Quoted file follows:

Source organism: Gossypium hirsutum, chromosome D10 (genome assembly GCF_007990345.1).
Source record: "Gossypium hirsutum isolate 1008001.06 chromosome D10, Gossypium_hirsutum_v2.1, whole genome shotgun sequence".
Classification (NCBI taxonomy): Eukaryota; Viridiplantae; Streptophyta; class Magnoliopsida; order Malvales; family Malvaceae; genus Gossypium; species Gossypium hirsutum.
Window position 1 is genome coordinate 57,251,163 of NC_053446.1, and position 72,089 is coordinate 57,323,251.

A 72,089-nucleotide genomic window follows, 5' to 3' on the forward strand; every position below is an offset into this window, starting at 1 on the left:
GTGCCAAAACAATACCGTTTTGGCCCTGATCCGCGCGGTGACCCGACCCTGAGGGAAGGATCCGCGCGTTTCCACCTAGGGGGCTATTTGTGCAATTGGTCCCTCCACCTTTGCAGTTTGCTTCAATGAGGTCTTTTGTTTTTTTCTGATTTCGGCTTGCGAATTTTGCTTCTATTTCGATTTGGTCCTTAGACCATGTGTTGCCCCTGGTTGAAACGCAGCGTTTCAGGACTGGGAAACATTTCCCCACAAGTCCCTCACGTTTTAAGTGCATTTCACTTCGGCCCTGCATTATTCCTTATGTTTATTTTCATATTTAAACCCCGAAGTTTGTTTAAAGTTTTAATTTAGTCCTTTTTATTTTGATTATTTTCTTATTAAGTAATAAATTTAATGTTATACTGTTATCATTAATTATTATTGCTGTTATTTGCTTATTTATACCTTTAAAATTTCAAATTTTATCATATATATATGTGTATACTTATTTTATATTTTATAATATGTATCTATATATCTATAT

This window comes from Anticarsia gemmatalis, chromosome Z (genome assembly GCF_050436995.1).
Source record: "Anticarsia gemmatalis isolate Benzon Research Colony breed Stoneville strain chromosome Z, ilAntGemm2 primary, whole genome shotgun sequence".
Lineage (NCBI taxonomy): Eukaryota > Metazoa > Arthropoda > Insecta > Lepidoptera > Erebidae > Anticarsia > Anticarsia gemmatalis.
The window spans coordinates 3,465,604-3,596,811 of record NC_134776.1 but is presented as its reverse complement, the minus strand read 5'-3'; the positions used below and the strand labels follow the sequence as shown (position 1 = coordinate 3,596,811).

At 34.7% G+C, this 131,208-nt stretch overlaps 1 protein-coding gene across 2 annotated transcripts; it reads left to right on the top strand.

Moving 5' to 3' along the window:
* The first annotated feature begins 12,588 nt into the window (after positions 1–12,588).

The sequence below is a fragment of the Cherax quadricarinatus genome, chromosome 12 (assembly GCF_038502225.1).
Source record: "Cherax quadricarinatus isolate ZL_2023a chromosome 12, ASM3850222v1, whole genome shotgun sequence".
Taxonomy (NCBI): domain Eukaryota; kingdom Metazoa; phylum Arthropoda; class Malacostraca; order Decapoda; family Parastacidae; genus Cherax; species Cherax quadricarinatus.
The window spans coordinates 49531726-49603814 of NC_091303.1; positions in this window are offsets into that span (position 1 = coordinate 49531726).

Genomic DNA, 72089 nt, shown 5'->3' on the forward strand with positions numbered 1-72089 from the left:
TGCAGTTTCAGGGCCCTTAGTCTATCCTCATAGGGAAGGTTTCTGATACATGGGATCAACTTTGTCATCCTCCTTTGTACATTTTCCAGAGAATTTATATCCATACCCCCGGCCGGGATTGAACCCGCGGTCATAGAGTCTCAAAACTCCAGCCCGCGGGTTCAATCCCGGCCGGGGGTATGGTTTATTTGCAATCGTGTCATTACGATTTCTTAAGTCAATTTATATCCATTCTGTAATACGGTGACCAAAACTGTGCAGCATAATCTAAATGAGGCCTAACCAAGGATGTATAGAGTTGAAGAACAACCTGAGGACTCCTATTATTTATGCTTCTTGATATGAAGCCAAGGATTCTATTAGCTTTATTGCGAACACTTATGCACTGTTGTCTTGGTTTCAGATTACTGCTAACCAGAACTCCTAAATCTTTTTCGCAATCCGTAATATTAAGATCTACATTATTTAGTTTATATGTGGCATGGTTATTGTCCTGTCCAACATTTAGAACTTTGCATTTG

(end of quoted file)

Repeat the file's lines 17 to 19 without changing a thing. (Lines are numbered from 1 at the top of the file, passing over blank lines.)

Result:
The window spans coordinates 49531726-49603814 of NC_091303.1; positions in this window are offsets into that span (position 1 = coordinate 49531726).

Genomic DNA, 72089 nt, shown 5'->3' on the forward strand with positions numbered 1-72089 from the left:
TGCAGTTTCAGGGCCCTTAGTCTATCCTCATAGGGAAGGTTTCTGATACATGGGATCAACTTTGTCATCCTCCTTTGTACATTTTCCAGAGAATTTATATCCATACCCCCGGCCGGGATTGAACCCGCGGTCATAGAGTCTCAAAACTCCAGCCCGCGGGTTCAATCCCGGCCGGGGGTATGGTTTATTTGCAATCGTGTCATTACGATTTCTTAAGTCAATTTATATCCATTCTGTAATACGGTGACCAAAACTGTGCAGCATAATCTAAATGAGGCCTAACCAAGGATGTATAGAGTTGAAGAACAACCTGAGGACTCCTATTATTTATGCTTCTTGATATGAAGCCAAGGATTCTATTAGCTTTATTGCGAACACTTATGCACTGTTGTCTTGGTTTCAGATTACTGCTAACCAGAACTCCTAAATCTTTTTCGCAATCCGTAATATTAAGATCTACATTATTTAGTTTATATGTGGCATGGTTATTGTCCTGTCCAACATTTAGAACTTTGCATTTG